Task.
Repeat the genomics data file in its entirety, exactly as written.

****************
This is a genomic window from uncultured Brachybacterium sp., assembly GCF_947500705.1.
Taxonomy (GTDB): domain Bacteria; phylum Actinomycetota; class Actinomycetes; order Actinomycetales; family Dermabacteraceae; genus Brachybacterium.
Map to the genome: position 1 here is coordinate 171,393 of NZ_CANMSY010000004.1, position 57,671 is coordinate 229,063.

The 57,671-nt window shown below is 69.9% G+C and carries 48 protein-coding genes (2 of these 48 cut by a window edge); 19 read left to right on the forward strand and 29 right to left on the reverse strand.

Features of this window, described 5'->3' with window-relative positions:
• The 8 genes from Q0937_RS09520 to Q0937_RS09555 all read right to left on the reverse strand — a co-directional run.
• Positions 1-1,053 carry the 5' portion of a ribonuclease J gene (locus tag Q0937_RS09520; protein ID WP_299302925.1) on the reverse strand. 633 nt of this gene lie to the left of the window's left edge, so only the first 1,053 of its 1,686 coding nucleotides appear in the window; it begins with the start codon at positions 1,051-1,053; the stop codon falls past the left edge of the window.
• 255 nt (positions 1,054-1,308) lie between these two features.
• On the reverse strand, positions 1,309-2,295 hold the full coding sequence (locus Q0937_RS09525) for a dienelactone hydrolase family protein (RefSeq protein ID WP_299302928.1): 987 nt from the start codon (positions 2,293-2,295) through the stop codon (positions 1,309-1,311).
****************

This is a genomic window from uncultured Brachybacterium sp., assembly GCF_947500705.1.
Taxonomy (GTDB): domain Bacteria; phylum Actinomycetota; class Actinomycetes; order Actinomycetales; family Dermabacteraceae; genus Brachybacterium.
Map to the genome: position 1 here is coordinate 171,393 of NZ_CANMSY010000004.1, position 57,671 is coordinate 229,063.

The 57,671-nt window shown below is 69.9% G+C and carries 48 protein-coding genes (2 of these 48 cut by a window edge); 19 read left to right on the forward strand and 29 right to left on the reverse strand.

Features of this window, described 5'->3' with window-relative positions:
• The 8 genes from Q0937_RS09520 to Q0937_RS09555 all read right to left on the reverse strand — a co-directional run.
• Positions 1-1,053 carry the 5' portion of a ribonuclease J gene (locus tag Q0937_RS09520; protein ID WP_299302925.1) on the reverse strand. 633 nt of this gene lie to the left of the window's left edge, so only the first 1,053 of its 1,686 coding nucleotides appear in the window; it begins with the start codon at positions 1,051-1,053; the stop codon falls past the left edge of the window.
• 255 nt (positions 1,054-1,308) lie between these two features.
• On the reverse strand, positions 1,309-2,295 hold the full coding sequence (locus Q0937_RS09525) for a dienelactone hydrolase family protein (RefSeq protein ID WP_299302928.1): 987 nt from the start codon (positions 2,293-2,295) through the stop codon (positions 1,309-1,311).